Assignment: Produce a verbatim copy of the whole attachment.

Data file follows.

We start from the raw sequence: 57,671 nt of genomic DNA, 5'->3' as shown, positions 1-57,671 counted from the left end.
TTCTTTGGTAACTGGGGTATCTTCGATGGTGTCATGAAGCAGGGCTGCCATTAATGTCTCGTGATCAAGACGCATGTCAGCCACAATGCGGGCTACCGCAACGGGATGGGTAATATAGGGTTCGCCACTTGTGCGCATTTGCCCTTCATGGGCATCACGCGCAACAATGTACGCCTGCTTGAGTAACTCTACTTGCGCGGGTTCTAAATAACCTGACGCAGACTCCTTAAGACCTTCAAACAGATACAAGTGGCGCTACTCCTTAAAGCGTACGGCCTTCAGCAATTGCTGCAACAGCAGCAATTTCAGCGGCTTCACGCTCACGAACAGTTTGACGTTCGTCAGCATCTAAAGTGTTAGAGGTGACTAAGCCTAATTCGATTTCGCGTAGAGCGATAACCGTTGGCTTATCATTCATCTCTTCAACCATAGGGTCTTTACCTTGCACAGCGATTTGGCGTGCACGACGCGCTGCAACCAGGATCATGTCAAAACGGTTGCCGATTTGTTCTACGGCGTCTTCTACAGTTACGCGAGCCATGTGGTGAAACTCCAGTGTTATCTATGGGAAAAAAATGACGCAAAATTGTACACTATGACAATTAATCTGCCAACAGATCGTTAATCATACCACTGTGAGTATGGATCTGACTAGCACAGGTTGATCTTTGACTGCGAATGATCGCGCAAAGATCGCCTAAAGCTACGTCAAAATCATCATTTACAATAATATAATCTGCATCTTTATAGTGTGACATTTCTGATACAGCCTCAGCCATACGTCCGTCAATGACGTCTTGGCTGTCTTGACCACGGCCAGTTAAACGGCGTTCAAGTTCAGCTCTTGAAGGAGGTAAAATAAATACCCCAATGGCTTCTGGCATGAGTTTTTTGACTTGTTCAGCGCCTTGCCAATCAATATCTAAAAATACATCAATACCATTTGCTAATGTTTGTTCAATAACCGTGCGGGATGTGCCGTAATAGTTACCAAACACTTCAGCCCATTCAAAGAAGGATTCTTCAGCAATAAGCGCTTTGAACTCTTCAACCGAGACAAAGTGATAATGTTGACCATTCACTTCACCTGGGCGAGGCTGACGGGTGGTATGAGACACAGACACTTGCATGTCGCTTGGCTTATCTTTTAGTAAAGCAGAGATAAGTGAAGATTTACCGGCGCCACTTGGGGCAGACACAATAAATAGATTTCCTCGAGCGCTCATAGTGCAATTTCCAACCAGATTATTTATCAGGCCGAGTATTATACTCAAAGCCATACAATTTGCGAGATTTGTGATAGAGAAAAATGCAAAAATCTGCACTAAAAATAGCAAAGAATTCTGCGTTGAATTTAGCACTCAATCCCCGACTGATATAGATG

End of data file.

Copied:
We start from the raw sequence: 57,671 nt of genomic DNA, 5'->3' as shown, positions 1-57,671 counted from the left end.
TTCTTTGGTAACTGGGGTATCTTCGATGGTGTCATGAAGCAGGGCTGCCATTAATGTCTCGTGATCAAGACGCATGTCAGCCACAATGCGGGCTACCGCAACGGGATGGGTAATATAGGGTTCGCCACTTGTGCGCATTTGCCCTTCATGGGCATCACGCGCAACAATGTACGCCTGCTTGAGTAACTCTACTTGCGCGGGTTCTAAATAACCTGACGCAGACTCCTTAAGACCTTCAAACAGATACAAGTGGCGCTACTCCTTAAAGCGTACGGCCTTCAGCAATTGCTGCAACAGCAGCAATTTCAGCGGCTTCACGCTCACGAACAGTTTGACGTTCGTCAGCATCTAAAGTGTTAGAGGTGACTAAGCCTAATTCGATTTCGCGTAGAGCGATAACCGTTGGCTTATCATTCATCTCTTCAACCATAGGGTCTTTACCTTGCACAGCGATTTGGCGTGCACGACGCGCTGCAACCAGGATCATGTCAAAACGGTTGCCGATTTGTTCTACGGCGTCTTCTACAGTTACGCGAGCCATGTGGTGAAACTCCAGTGTTATCTATGGGAAAAAAATGACGCAAAATTGTACACTATGACAATTAATCTGCCAACAGATCGTTAATCATACCACTGTGAGTATGGATCTGACTAGCACAGGTTGATCTTTGACTGCGAATGATCGCGCAAAGATCGCCTAAAGCTACGTCAAAATCATCATTTACAATAATATAATCTGCATCTTTATAGTGTGACATTTCTGATACAGCCTCAGCCATACGTCCGTCAATGACGTCTTGGCTGTCTTGACCACGGCCAGTTAAACGGCGTTCAAGTTCAGCTCTTGAAGGAGGTAAAATAAATACCCCAATGGCTTCTGGCATGAGTTTTTTGACTTGTTCAGCGCCTTGCCAATCAATATCTAAAAATACATCAATACCATTTGCTAATGTTTGTTCAATAACCGTGCGGGATGTGCCGTAATAGTTACCAAACACTTCAGCCCATTCAAAGAAGGATTCTTCAGCAATAAGCGCTTTGAACTCTTCAACCGAGACAAAGTGATAATGTTGACCATTCACTTCACCTGGGCGAGGCTGACGGGTGGTATGAGACACAGACACTTGCATGTCGCTTGGCTTATCTTTTAGTAAAGCAGAGATAAGTGAAGATTTACCGGCGCCACTTGGGGCAGACACAATAAATAGATTTCCTCGAGCGCTCATAGTGCAATTTCCAACCAGATTATTTATCAGGCCGAGTATTATACTCAAAGCCATACAATTTGCGAGATTTGTGATAGAGAAAAATGCAAAAATCTGCACTAAAAATAGCAAAGAATTCTGCGTTGAATTTAGCACTCAATCCCCGACTGATATAGATG